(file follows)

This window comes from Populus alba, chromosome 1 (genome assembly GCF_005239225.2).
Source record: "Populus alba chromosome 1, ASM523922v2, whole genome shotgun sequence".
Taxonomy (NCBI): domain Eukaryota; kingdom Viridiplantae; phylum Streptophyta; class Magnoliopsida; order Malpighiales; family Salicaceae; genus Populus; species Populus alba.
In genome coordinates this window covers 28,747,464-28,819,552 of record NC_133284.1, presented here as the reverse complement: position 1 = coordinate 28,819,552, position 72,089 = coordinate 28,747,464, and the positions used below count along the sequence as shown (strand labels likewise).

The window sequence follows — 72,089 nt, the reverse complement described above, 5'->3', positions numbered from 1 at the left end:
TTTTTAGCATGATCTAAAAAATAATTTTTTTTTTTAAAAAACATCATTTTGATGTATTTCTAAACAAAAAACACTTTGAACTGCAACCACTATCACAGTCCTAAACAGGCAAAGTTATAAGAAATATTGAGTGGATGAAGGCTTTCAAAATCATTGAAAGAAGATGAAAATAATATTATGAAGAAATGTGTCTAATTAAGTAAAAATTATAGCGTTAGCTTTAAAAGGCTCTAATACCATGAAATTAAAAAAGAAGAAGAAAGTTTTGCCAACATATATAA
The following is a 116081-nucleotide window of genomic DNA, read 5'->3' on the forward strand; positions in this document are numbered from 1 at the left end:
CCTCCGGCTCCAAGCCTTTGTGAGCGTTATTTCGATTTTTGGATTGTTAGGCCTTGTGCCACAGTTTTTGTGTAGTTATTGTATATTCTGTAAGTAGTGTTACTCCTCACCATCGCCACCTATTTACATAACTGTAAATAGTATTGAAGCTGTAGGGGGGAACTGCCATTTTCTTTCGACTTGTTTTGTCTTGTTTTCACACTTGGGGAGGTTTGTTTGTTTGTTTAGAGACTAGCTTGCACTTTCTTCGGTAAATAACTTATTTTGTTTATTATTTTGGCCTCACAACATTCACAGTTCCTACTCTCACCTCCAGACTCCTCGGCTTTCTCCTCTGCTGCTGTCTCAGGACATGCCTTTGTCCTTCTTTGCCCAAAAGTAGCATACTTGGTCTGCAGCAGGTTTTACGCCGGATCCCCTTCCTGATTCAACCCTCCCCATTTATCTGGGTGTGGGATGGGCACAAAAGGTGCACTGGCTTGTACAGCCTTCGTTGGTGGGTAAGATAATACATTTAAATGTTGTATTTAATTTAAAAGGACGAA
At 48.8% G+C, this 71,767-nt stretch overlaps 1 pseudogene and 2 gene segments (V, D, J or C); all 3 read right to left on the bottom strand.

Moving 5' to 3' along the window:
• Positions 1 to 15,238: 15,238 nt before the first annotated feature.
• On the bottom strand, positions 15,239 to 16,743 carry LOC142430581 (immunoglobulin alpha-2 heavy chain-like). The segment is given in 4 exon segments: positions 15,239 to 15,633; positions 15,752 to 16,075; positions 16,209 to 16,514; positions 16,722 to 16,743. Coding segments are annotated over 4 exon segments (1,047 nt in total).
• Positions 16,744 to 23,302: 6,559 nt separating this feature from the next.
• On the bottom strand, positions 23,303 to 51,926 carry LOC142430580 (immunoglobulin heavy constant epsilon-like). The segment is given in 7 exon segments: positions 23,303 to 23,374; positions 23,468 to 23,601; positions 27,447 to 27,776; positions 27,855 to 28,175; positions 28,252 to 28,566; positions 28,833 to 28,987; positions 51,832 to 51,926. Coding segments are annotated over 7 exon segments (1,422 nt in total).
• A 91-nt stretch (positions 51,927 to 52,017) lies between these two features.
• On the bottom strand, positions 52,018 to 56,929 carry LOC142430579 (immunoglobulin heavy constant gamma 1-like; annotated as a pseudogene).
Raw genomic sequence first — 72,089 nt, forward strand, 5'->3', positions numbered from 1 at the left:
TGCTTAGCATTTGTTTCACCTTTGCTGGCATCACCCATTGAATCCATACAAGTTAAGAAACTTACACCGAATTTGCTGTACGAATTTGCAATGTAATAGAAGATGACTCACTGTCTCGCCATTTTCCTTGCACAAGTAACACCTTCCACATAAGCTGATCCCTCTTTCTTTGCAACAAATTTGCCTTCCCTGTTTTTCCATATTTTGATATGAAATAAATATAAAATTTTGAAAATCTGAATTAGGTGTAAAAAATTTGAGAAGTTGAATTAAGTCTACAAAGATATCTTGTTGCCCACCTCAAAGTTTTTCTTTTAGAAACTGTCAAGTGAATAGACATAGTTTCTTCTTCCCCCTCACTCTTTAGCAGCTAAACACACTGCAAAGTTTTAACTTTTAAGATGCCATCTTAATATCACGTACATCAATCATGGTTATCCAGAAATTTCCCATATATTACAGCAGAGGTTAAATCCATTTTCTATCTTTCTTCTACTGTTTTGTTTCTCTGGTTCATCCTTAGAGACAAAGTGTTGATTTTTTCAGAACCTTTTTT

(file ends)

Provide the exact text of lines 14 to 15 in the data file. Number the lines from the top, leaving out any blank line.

• On the bottom strand, positions 23,303 to 51,926 carry LOC142430580 (immunoglobulin heavy constant epsilon-like). The segment is given in 7 exon segments: positions 23,303 to 23,374; positions 23,468 to 23,601; positions 27,447 to 27,776; positions 27,855 to 28,175; positions 28,252 to 28,566; positions 28,833 to 28,987; positions 51,832 to 51,926. Coding segments are annotated over 7 exon segments (1,422 nt in total).
• A 91-nt stretch (positions 51,927 to 52,017) lies between these two features.